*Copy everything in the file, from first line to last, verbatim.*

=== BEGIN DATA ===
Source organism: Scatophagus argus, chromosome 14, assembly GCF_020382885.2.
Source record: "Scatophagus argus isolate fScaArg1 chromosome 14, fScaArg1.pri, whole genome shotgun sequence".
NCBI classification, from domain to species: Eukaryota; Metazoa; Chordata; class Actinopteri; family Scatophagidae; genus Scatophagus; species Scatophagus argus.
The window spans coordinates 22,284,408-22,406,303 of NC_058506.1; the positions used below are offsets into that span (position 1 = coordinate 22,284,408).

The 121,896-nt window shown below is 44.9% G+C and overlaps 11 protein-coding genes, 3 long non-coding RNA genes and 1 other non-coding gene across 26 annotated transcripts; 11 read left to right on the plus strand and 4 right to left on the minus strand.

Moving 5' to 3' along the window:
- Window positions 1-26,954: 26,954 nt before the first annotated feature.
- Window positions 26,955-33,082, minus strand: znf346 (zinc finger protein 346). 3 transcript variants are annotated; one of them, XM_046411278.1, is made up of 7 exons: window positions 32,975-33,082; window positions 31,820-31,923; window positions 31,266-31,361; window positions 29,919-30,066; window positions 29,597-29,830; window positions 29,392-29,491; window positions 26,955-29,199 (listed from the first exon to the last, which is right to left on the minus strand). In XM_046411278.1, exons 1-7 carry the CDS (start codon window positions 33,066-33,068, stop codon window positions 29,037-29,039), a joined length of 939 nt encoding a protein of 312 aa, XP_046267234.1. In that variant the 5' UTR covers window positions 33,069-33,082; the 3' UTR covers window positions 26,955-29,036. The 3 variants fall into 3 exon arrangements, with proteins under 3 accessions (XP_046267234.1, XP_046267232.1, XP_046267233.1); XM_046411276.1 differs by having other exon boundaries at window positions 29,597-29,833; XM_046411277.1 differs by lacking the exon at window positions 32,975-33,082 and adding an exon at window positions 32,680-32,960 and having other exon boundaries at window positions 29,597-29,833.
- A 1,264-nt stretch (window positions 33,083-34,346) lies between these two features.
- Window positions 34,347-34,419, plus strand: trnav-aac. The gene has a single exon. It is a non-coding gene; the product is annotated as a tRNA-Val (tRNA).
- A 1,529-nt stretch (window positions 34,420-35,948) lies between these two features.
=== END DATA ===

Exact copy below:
Source organism: Scatophagus argus, chromosome 14, assembly GCF_020382885.2.
Source record: "Scatophagus argus isolate fScaArg1 chromosome 14, fScaArg1.pri, whole genome shotgun sequence".
NCBI classification, from domain to species: Eukaryota; Metazoa; Chordata; class Actinopteri; family Scatophagidae; genus Scatophagus; species Scatophagus argus.
The window spans coordinates 22,284,408-22,406,303 of NC_058506.1; the positions used below are offsets into that span (position 1 = coordinate 22,284,408).

The 121,896-nt window shown below is 44.9% G+C and overlaps 11 protein-coding genes, 3 long non-coding RNA genes and 1 other non-coding gene across 26 annotated transcripts; 11 read left to right on the plus strand and 4 right to left on the minus strand.

Moving 5' to 3' along the window:
- Window positions 1-26,954: 26,954 nt before the first annotated feature.
- Window positions 26,955-33,082, minus strand: znf346 (zinc finger protein 346). 3 transcript variants are annotated; one of them, XM_046411278.1, is made up of 7 exons: window positions 32,975-33,082; window positions 31,820-31,923; window positions 31,266-31,361; window positions 29,919-30,066; window positions 29,597-29,830; window positions 29,392-29,491; window positions 26,955-29,199 (listed from the first exon to the last, which is right to left on the minus strand). In XM_046411278.1, exons 1-7 carry the CDS (start codon window positions 33,066-33,068, stop codon window positions 29,037-29,039), a joined length of 939 nt encoding a protein of 312 aa, XP_046267234.1. In that variant the 5' UTR covers window positions 33,069-33,082; the 3' UTR covers window positions 26,955-29,036. The 3 variants fall into 3 exon arrangements, with proteins under 3 accessions (XP_046267234.1, XP_046267232.1, XP_046267233.1); XM_046411276.1 differs by having other exon boundaries at window positions 29,597-29,833; XM_046411277.1 differs by lacking the exon at window positions 32,975-33,082 and adding an exon at window positions 32,680-32,960 and having other exon boundaries at window positions 29,597-29,833.
- A 1,264-nt stretch (window positions 33,083-34,346) lies between these two features.
- Window positions 34,347-34,419, plus strand: trnav-aac. The gene has a single exon. It is a non-coding gene; the product is annotated as a tRNA-Val (tRNA).
- A 1,529-nt stretch (window positions 34,420-35,948) lies between these two features.